X-rays and other advanced radiological techniques can provide doctors with vital information to treat their patients. But, as you likely know, x-rays utilize radiation that can increase cancer risks. This can be an serious risk for infants that are born prematurely and often require multiple radiological examinations. While proper shielding and protection is vitally important to protect this neo-natal population, a story in the New York Times says that too often these protections are not in place.
The Times article reports that in at least one hospital, full-body x-rays on premature infants had happened often and that radiation levels on CT scanners were set too high for infants. These full body x-rays on premature infants are referred to as 'babygrams' and have been largely discredited because of the risk of radiation to the babies.
In one instance, the infant had been received about ten, full-body, head to toe, x-rays without any gonadal or other shielding. In an email to his colleagues the head of the pediatric radiology department at the New York hospital where this took place described this as, "Full, unabashed, total irradiation of a neonate" which he described as a "poor, defenseless baby."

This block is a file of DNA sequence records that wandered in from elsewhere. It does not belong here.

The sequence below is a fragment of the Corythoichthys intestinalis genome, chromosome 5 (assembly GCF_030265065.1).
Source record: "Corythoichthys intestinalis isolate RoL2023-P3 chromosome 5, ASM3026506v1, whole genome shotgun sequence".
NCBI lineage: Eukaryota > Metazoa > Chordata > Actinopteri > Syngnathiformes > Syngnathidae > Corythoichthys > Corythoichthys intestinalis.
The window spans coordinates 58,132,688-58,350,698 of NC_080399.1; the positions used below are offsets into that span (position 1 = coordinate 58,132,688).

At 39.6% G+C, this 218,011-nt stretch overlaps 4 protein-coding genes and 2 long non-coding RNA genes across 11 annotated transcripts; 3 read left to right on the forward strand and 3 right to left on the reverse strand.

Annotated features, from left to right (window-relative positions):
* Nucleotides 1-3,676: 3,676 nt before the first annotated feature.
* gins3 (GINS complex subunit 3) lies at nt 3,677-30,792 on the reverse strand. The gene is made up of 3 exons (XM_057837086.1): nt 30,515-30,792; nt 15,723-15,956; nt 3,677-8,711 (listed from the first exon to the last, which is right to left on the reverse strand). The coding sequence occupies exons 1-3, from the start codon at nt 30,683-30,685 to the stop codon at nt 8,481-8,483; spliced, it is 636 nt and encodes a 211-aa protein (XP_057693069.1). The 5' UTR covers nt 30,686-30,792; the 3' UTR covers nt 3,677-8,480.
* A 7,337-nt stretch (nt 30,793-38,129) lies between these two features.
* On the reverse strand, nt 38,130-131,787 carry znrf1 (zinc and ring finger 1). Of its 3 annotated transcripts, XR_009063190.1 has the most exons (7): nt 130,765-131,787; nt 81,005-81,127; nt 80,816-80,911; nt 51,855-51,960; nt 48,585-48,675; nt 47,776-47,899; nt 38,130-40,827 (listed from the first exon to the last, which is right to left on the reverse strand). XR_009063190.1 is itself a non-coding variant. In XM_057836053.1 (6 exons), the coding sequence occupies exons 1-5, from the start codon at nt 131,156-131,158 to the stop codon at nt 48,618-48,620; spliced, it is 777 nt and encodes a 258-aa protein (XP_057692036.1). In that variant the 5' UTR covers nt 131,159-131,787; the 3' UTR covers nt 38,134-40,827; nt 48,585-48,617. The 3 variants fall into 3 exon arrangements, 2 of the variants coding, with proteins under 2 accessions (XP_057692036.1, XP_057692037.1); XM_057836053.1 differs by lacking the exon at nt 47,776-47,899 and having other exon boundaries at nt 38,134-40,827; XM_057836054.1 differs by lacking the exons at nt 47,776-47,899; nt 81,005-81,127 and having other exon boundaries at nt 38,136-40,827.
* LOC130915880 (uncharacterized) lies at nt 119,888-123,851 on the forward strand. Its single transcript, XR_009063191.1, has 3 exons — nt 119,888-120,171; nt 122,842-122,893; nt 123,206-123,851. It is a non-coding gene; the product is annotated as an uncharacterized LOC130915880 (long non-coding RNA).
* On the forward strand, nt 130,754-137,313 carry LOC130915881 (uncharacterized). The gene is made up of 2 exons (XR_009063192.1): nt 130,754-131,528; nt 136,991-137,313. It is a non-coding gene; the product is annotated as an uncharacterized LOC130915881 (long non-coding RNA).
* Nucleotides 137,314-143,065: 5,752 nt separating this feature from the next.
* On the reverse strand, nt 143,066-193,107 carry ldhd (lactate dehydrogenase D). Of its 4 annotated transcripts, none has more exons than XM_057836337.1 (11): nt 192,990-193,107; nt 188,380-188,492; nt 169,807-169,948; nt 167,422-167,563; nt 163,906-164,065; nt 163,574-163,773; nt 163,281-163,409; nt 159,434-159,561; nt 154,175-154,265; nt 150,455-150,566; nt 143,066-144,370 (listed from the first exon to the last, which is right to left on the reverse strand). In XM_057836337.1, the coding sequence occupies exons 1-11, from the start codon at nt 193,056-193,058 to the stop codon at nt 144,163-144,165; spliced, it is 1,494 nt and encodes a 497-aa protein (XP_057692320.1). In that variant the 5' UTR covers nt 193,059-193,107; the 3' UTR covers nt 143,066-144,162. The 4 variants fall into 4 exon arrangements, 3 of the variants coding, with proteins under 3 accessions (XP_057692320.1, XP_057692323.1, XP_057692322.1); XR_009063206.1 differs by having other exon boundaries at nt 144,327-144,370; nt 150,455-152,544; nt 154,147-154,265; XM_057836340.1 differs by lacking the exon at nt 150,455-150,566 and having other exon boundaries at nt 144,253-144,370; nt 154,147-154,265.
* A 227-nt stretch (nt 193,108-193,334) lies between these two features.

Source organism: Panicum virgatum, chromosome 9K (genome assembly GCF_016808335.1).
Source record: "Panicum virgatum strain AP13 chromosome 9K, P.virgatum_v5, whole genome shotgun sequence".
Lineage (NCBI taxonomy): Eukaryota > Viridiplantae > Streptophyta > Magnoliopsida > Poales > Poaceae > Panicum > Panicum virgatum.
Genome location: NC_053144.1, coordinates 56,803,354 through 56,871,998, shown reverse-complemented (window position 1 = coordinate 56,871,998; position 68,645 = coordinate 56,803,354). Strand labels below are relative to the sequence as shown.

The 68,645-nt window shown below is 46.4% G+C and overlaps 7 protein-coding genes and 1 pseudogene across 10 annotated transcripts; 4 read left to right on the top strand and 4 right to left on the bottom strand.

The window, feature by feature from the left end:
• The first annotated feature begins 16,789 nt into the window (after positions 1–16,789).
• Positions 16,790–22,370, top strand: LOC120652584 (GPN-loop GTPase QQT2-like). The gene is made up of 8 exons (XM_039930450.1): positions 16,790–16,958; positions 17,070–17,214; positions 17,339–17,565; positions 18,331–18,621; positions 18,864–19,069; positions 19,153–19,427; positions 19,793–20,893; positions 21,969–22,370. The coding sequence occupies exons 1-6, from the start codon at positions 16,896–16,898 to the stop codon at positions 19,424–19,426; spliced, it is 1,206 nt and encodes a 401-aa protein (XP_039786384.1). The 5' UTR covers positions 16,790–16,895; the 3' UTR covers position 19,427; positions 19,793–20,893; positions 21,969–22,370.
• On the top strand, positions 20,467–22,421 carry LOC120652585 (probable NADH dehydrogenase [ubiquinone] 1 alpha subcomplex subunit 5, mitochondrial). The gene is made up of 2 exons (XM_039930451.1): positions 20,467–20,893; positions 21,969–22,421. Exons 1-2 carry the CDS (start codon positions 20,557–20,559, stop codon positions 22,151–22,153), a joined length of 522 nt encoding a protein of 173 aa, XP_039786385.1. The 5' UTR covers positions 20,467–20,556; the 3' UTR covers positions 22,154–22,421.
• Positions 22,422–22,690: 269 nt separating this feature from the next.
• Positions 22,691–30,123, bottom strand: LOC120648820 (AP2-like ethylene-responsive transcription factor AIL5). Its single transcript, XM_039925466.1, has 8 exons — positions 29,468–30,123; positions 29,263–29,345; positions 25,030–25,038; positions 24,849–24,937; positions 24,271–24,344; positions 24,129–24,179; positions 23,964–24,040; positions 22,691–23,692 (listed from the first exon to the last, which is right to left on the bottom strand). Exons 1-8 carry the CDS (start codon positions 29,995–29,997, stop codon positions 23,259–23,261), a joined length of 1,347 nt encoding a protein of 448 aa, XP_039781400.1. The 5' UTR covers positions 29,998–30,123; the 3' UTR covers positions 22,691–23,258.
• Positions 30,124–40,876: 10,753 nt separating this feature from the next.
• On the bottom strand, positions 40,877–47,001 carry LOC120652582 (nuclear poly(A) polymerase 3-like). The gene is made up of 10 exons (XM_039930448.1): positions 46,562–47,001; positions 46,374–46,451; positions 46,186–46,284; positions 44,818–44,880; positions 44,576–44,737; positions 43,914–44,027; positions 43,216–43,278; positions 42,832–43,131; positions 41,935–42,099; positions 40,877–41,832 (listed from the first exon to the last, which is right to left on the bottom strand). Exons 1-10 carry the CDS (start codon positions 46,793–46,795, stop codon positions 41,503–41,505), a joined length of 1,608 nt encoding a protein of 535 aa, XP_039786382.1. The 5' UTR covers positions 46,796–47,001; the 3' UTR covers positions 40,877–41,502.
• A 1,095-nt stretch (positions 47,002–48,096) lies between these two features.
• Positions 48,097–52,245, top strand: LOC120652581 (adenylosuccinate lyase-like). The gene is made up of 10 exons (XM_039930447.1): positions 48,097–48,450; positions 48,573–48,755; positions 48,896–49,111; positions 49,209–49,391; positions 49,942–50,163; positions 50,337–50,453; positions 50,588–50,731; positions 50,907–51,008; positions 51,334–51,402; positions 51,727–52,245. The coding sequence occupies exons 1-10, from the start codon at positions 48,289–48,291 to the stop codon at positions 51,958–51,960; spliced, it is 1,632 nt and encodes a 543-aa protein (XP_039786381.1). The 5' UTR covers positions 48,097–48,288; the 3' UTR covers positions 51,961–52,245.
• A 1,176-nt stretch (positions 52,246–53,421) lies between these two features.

The doctor in charge of the pediatric radiology department put an end to the frequent use of the dangerous babygrams, and instituted strict policies regarding the use of radiation on new-born infants. But the hospital failed to make the required reports on the incidents to state health officials.
In our next post, we will look at why the issue of over radiation of newborns is a wider problem than just errors at a single hospital, and the unsuccessful legislation to more highly regulate the technicians who administer the x-rays.
Source: The New York Times "X-Rays and Unshielded Infants" WALT BOGDANICH and KRISTINA REBELO, February, 27, 2011